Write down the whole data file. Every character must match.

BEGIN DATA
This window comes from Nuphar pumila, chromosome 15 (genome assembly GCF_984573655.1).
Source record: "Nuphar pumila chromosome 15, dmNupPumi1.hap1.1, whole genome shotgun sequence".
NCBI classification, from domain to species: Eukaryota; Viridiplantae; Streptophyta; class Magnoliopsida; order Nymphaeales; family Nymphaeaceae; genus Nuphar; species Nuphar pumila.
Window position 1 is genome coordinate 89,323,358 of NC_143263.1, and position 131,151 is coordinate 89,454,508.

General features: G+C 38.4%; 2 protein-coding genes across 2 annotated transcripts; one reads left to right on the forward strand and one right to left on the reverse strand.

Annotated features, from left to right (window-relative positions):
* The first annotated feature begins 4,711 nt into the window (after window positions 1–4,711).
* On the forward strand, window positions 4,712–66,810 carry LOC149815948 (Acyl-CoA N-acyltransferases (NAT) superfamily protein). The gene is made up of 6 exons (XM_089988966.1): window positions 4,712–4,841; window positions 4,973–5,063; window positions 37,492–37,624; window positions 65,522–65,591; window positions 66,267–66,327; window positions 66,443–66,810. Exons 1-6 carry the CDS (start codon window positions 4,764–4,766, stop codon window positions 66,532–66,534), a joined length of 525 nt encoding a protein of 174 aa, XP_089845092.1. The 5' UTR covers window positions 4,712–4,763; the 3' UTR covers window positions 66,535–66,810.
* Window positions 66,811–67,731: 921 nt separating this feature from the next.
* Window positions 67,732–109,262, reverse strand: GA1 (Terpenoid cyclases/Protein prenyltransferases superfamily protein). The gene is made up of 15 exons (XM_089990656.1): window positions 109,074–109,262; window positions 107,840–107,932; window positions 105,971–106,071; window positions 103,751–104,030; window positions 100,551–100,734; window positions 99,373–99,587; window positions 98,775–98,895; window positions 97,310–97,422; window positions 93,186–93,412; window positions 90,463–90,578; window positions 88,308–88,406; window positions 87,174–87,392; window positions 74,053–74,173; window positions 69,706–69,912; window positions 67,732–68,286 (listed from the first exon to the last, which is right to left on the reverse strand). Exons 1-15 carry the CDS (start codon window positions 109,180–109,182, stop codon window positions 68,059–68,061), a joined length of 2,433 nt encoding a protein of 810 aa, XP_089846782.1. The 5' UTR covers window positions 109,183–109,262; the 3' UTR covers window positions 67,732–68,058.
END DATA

This window comes from Nuphar pumila, chromosome 15 (genome assembly GCF_984573655.1).
Source record: "Nuphar pumila chromosome 15, dmNupPumi1.hap1.1, whole genome shotgun sequence".
NCBI classification, from domain to species: Eukaryota; Viridiplantae; Streptophyta; class Magnoliopsida; order Nymphaeales; family Nymphaeaceae; genus Nuphar; species Nuphar pumila.
Window position 1 is genome coordinate 89,323,358 of NC_143263.1, and position 131,151 is coordinate 89,454,508.

General features: G+C 38.4%; 2 protein-coding genes across 2 annotated transcripts; one reads left to right on the forward strand and one right to left on the reverse strand.

Annotated features, from left to right (window-relative positions):
* The first annotated feature begins 4,711 nt into the window (after window positions 1–4,711).
* On the forward strand, window positions 4,712–66,810 carry LOC149815948 (Acyl-CoA N-acyltransferases (NAT) superfamily protein). The gene is made up of 6 exons (XM_089988966.1): window positions 4,712–4,841; window positions 4,973–5,063; window positions 37,492–37,624; window positions 65,522–65,591; window positions 66,267–66,327; window positions 66,443–66,810. Exons 1-6 carry the CDS (start codon window positions 4,764–4,766, stop codon window positions 66,532–66,534), a joined length of 525 nt encoding a protein of 174 aa, XP_089845092.1. The 5' UTR covers window positions 4,712–4,763; the 3' UTR covers window positions 66,535–66,810.
* Window positions 66,811–67,731: 921 nt separating this feature from the next.
* Window positions 67,732–109,262, reverse strand: GA1 (Terpenoid cyclases/Protein prenyltransferases superfamily protein). The gene is made up of 15 exons (XM_089990656.1): window positions 109,074–109,262; window positions 107,840–107,932; window positions 105,971–106,071; window positions 103,751–104,030; window positions 100,551–100,734; window positions 99,373–99,587; window positions 98,775–98,895; window positions 97,310–97,422; window positions 93,186–93,412; window positions 90,463–90,578; window positions 88,308–88,406; window positions 87,174–87,392; window positions 74,053–74,173; window positions 69,706–69,912; window positions 67,732–68,286 (listed from the first exon to the last, which is right to left on the reverse strand). Exons 1-15 carry the CDS (start codon window positions 109,180–109,182, stop codon window positions 68,059–68,061), a joined length of 2,433 nt encoding a protein of 810 aa, XP_089846782.1. The 5' UTR covers window positions 109,183–109,262; the 3' UTR covers window positions 67,732–68,058.